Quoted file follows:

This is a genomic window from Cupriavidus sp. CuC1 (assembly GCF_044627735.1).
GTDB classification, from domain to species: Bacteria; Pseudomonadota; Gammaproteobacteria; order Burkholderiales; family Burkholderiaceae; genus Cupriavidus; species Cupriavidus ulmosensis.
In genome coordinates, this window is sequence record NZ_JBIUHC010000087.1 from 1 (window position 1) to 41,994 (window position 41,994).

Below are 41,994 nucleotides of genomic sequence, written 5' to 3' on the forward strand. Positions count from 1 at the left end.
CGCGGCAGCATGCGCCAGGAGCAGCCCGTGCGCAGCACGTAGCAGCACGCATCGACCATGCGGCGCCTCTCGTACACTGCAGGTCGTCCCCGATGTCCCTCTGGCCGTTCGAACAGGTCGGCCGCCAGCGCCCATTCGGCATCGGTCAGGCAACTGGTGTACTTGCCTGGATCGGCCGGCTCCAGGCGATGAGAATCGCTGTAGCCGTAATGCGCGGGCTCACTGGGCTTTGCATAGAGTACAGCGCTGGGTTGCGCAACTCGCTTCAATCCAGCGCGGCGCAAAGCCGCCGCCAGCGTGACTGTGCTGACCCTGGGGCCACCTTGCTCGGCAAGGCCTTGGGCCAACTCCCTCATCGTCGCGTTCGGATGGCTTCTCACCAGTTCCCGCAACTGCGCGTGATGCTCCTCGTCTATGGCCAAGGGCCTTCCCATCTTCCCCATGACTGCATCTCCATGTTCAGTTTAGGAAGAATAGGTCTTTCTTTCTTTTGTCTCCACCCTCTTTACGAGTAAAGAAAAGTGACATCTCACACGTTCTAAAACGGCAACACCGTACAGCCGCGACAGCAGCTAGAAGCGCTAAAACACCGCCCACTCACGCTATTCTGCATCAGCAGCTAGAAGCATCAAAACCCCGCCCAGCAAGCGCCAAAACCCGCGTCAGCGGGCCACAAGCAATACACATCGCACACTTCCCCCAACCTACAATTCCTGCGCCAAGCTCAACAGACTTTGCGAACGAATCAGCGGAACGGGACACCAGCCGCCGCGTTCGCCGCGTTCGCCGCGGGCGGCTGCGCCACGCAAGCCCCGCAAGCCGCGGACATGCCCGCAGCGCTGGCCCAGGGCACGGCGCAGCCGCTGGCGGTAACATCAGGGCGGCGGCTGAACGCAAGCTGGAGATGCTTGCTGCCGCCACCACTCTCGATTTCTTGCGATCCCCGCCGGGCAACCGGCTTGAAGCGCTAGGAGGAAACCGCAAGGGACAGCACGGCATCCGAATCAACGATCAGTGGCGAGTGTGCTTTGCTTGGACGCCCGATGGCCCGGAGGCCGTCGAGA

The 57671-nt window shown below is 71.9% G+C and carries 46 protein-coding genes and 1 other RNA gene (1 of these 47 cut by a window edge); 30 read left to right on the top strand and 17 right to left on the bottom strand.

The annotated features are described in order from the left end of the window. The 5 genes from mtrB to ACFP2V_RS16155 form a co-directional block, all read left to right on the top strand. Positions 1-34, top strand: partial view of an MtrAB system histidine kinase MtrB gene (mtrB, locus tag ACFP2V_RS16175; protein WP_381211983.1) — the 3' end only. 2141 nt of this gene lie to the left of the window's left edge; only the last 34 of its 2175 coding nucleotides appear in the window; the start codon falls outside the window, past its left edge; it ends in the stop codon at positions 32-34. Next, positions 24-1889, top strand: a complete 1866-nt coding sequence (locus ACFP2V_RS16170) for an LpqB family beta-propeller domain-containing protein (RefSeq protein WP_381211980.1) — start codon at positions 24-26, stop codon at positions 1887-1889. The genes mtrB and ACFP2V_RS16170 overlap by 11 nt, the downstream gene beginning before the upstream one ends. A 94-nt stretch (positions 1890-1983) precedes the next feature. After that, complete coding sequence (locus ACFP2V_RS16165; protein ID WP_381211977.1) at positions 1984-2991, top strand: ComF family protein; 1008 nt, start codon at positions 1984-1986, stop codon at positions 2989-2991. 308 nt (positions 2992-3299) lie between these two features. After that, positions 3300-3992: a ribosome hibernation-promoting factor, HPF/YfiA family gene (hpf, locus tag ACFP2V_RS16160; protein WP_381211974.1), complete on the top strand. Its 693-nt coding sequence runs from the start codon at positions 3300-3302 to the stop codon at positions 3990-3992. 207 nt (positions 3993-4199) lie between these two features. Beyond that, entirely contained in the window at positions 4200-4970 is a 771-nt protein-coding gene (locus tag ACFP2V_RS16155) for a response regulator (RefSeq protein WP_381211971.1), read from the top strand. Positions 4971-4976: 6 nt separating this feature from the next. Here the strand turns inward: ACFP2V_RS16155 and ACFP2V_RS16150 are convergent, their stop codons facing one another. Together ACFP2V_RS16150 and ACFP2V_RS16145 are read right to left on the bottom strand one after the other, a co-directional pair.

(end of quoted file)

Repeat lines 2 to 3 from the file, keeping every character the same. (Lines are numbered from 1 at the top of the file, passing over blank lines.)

GTDB classification, from domain to species: Bacteria; Pseudomonadota; Gammaproteobacteria; order Burkholderiales; family Burkholderiaceae; genus Cupriavidus; species Cupriavidus ulmosensis.
In genome coordinates, this window is sequence record NZ_JBIUHC010000087.1 from 1 (window position 1) to 41,994 (window position 41,994).